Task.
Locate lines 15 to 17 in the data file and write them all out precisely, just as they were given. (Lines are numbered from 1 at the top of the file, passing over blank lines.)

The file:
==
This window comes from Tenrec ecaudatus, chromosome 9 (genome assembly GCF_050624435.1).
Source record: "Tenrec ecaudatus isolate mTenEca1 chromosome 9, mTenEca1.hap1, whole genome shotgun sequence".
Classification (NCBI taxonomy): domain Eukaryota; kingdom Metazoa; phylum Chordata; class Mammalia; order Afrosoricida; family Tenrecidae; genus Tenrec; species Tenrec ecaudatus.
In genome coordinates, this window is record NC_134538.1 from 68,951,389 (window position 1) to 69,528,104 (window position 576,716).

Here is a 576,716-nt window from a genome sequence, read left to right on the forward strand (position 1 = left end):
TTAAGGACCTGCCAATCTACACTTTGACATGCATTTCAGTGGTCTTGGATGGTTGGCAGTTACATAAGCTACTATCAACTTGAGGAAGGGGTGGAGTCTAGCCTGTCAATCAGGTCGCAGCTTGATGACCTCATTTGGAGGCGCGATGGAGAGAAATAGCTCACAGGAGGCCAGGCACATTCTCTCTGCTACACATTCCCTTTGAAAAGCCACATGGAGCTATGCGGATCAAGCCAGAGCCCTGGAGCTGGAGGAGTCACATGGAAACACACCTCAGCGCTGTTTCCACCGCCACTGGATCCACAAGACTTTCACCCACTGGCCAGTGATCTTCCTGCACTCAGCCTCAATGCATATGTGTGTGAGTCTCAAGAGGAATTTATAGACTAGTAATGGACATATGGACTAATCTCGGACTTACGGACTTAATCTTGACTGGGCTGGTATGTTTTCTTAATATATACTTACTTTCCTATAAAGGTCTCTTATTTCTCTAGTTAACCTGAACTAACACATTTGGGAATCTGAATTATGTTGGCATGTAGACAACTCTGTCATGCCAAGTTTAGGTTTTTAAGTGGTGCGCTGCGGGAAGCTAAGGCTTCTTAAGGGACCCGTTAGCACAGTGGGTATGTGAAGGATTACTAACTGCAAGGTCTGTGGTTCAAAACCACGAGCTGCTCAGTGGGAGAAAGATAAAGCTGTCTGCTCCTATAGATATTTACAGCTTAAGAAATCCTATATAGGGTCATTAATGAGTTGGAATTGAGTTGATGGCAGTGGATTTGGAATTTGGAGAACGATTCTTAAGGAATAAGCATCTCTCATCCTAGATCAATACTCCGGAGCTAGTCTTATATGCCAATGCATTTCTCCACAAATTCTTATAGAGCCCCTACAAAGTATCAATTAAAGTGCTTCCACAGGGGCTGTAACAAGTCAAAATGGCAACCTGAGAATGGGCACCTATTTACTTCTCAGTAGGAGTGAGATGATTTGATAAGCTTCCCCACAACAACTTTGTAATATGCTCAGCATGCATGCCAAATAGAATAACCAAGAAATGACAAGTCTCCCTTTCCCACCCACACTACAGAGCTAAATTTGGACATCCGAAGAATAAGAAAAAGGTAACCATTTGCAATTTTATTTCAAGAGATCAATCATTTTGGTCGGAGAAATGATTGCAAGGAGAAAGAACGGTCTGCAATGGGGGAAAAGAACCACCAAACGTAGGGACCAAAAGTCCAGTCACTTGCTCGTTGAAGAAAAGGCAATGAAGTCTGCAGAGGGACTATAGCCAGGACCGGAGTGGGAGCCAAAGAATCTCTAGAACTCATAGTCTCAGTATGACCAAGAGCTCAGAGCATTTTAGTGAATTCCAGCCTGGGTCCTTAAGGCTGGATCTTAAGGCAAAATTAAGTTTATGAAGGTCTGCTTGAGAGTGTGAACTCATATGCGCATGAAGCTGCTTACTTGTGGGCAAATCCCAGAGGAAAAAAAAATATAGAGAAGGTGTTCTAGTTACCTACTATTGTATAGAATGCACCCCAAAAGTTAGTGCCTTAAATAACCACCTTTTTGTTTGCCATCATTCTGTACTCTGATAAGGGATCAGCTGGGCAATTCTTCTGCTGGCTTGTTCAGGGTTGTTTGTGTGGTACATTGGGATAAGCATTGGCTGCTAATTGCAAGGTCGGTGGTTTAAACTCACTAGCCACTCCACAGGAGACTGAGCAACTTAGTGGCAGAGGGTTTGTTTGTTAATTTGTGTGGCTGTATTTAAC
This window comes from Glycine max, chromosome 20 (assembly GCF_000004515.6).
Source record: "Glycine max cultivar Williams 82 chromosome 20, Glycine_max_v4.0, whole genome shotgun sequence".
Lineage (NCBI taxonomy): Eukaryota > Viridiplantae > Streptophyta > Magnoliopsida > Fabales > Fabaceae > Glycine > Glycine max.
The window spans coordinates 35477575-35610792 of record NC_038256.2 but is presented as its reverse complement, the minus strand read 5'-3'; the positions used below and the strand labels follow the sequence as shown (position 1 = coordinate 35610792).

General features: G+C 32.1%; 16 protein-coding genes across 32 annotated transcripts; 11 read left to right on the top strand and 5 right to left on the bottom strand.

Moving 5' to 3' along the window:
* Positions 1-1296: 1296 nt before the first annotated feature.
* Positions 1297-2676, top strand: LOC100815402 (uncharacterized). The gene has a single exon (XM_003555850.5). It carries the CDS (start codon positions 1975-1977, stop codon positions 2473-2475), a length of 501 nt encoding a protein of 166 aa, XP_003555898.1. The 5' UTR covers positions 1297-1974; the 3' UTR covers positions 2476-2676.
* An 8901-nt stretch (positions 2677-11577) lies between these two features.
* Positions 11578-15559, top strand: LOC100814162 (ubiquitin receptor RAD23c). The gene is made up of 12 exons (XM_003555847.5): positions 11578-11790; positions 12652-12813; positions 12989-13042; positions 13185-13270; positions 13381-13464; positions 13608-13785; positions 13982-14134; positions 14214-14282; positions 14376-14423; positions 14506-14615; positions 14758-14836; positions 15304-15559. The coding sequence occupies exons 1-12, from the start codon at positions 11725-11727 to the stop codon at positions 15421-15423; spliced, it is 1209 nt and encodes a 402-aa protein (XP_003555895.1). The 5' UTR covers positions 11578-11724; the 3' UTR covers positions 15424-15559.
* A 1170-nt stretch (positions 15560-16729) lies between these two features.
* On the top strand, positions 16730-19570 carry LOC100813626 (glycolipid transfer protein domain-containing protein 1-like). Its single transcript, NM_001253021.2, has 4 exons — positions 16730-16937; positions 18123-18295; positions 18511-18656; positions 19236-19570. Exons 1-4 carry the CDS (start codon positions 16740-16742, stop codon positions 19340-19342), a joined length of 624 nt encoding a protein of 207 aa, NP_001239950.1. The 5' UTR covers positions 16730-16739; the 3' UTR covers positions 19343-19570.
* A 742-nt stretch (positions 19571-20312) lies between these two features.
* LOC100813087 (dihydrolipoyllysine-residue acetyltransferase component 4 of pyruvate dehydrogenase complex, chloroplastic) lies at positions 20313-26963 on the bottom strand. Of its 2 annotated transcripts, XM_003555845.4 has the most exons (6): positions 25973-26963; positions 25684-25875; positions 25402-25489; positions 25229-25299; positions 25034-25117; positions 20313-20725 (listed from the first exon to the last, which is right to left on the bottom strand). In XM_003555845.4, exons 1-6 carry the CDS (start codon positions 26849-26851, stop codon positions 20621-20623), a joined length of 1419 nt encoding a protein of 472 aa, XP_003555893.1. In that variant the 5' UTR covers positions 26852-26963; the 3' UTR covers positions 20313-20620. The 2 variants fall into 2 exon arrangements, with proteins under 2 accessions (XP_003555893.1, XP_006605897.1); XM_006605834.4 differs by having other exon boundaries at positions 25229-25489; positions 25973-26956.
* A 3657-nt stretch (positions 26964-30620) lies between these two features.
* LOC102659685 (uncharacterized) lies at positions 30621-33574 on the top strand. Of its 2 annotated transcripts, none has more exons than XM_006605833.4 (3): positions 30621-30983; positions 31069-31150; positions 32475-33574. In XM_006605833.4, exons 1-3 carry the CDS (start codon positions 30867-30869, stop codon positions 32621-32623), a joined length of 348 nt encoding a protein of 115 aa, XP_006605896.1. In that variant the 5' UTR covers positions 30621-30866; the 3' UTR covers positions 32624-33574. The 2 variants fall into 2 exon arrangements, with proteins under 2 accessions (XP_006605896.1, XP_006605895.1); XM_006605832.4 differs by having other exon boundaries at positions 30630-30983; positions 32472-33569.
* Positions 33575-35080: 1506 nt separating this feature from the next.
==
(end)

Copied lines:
* An 8901-nt stretch (positions 2677-11577) lies between these two features.
* Positions 11578-15559, top strand: LOC100814162 (ubiquitin receptor RAD23c). The gene is made up of 12 exons (XM_003555847.5): positions 11578-11790; positions 12652-12813; positions 12989-13042; positions 13185-13270; positions 13381-13464; positions 13608-13785; positions 13982-14134; positions 14214-14282; positions 14376-14423; positions 14506-14615; positions 14758-14836; positions 15304-15559. The coding sequence occupies exons 1-12, from the start codon at positions 11725-11727 to the stop codon at positions 15421-15423; spliced, it is 1209 nt and encodes a 402-aa protein (XP_003555895.1). The 5' UTR covers positions 11578-11724; the 3' UTR covers positions 15424-15559.
* A 1170-nt stretch (positions 15560-16729) lies between these two features.